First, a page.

Entries categorized "Grief and Death" Feed

...No matter how difficult or stressful caregiving becomes, we can wind up feeling lost once this job inevitably comes to an end. Our natural grief may even be accompanied by a sense of relief, especially if we cared for loved ones who suffered Read more →


...With AD, short-term memory is destroyed first. Therefore, while your spouse or parent may not know you as you look today (short-term memory), if you pulled out a photo album showing you 20 or 30 years ago, the person may recognize "you" immediately (long-term memory). Read more →


When a person becomes a caregiver, their world and their social circle tend to shrink. This is especially true if a care receiver requires around-the-clock supervision, is homebound or has trouble communicating. While there is usually plenty to do around the house, things can get monotonous very quickly. Being cooped up Read more →


...The hospice staff kindly but firmly rejected my plan. Their chaplain handled informing Mom of the change to Dad’s care plan, and she was included in the services they offered. Of course, they were right to do this. It was painful for everyone involved, Read more →


...Of course, as her grandmother's disease progressed, communication became more difficult. Yet, Anna never gave up, and she continues to visit her grandmother regularly. During the later stages when her grandmother was seemingly unable to recognize friends and family Read more →


Most caregivers would have been devastated by the death of their loved ones before they took on this role. But when a care recipient has declined so significantly that they no longer resemble the person they used to be, it can be heartbreaking to imagine prolonging such a life. When a loved one is in pain Read more →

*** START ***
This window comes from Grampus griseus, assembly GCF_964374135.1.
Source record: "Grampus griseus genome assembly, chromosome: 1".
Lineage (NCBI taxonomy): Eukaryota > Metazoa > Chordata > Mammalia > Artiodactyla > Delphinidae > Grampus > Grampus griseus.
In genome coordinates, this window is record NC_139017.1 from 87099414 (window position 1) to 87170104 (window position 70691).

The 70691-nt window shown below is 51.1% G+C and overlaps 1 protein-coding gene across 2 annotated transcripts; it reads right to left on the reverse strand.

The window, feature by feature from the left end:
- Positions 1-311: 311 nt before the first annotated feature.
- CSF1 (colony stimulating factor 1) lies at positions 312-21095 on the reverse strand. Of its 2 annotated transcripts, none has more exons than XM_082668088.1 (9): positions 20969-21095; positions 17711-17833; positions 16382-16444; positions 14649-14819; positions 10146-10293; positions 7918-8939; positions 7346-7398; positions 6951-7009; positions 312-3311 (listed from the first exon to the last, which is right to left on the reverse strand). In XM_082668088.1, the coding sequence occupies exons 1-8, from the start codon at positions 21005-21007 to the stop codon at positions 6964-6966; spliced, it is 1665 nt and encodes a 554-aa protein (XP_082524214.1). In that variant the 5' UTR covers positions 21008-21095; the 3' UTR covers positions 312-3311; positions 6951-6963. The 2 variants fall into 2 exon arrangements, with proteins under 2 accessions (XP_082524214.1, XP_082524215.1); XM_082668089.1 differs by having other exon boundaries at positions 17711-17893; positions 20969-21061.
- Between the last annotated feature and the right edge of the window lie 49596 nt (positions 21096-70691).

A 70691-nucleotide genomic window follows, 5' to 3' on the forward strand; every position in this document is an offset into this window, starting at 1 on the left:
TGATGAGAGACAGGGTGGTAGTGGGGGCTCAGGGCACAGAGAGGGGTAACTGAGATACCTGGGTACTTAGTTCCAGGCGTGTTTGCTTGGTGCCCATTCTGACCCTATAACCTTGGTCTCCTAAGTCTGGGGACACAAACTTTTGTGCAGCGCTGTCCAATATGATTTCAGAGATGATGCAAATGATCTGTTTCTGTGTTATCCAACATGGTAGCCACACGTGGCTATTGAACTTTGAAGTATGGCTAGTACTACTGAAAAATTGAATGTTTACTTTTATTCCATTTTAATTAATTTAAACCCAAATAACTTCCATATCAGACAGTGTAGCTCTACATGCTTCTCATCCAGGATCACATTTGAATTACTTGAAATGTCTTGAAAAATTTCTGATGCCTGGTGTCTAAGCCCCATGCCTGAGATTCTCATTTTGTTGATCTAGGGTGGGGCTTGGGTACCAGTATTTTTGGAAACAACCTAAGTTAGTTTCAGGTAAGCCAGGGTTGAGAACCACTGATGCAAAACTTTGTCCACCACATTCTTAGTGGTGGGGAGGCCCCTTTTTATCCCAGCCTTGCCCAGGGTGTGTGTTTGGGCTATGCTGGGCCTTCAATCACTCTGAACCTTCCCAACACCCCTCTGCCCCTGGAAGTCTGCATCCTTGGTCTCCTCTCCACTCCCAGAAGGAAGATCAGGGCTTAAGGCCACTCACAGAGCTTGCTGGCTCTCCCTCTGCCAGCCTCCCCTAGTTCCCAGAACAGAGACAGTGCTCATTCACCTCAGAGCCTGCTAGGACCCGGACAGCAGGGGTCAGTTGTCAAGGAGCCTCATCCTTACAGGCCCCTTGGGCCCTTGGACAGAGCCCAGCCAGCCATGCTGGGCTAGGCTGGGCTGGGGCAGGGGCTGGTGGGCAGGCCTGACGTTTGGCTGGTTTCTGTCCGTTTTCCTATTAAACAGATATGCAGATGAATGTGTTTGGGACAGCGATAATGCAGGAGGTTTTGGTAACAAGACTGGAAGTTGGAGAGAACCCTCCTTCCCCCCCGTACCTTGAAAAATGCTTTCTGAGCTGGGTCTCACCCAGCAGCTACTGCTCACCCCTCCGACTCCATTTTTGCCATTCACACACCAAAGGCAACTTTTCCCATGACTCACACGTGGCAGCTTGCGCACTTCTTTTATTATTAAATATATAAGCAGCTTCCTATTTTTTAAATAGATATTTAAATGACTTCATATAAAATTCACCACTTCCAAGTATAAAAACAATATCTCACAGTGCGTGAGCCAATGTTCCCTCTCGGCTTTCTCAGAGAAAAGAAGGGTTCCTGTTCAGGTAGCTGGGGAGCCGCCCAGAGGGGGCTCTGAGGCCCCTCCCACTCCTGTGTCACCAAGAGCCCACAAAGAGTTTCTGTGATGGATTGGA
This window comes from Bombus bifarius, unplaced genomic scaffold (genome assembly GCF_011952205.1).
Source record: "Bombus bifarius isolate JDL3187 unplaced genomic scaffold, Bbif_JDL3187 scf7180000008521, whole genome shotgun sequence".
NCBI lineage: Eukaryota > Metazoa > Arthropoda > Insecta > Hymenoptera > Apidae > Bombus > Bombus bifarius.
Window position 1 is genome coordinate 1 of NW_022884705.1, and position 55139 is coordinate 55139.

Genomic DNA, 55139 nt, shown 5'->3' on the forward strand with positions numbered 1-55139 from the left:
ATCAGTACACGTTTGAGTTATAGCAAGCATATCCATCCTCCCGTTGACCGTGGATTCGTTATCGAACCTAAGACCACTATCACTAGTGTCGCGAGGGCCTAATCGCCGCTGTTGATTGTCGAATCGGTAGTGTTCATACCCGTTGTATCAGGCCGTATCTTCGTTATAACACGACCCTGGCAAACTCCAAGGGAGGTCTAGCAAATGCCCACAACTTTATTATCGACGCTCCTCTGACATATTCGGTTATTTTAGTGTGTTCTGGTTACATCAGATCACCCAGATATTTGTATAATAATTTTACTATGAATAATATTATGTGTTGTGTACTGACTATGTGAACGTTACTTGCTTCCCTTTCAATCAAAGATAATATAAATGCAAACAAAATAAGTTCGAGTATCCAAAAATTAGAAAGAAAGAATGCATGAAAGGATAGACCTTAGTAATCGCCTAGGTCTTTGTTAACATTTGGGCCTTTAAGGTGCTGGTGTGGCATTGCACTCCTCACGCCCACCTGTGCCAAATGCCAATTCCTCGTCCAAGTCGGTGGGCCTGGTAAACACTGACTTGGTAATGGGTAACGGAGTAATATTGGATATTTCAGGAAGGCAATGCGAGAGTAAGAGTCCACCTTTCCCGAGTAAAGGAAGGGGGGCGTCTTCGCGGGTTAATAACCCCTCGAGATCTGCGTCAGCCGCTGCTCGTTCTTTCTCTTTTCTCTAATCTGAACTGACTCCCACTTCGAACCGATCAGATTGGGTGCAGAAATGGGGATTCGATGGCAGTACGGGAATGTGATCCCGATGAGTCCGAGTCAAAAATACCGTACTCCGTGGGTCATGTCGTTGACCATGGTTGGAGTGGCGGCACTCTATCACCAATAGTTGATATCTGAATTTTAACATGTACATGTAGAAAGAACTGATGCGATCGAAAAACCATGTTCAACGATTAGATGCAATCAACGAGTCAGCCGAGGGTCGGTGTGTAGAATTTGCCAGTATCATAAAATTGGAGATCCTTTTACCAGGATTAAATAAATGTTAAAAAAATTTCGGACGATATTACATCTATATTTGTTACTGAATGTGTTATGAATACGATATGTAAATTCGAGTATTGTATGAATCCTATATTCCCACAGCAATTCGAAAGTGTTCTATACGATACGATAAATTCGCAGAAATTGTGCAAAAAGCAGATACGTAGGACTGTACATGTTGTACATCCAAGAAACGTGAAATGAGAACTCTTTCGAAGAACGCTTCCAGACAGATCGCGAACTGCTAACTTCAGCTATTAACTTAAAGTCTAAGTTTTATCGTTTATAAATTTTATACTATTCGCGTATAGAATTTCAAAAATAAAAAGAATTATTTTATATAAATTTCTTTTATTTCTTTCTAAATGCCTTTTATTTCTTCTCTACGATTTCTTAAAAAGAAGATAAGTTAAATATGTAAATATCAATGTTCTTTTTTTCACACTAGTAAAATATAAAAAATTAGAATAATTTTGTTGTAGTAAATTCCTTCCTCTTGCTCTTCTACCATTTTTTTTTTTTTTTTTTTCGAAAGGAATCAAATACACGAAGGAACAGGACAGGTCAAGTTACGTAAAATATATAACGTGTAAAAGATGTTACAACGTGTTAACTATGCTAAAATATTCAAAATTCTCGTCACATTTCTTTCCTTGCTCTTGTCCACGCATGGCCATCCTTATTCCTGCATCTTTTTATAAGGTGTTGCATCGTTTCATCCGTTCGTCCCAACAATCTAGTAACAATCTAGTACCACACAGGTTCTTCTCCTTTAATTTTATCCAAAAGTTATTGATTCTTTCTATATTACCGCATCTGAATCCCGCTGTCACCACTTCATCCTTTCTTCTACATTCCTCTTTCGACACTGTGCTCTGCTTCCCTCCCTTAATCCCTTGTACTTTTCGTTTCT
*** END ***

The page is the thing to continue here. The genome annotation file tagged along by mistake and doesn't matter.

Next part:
Dear LF: First things first. You are not failing. Dementia care is hard, and even the most determinedly positive person will have days when finding something to feel positive about is out of reach. Try not to be so hard on yourself. While a positive attitude overall Read more →


Dear WP: I’m so sorry, and yes, I understand. It would be normal for you to become somewhat complacent under the circumstances. Even when we know that this is the end of a loved one’s journey, it’s hard when they take the final step. When due to patient history the family Read more →


Slowly, Mom's body was slipping into death. She was comatose. Her extremities were mottling and, though her heart kept beating, she was completely unresponsive. Beth and I kept vigil over the three-day period that Mom went through the final death process. We stayed with her, held her hand, talked with her. During this time, the nursing home staff tried their best to divert Mavis and keep her from... Read more →


We knew Dad was wearing down. He didn’t have long to live, but did he have to be in such discomfort? I wanted him under hospice care, but the doctor was adamant that he still wasn’t ready... Read more →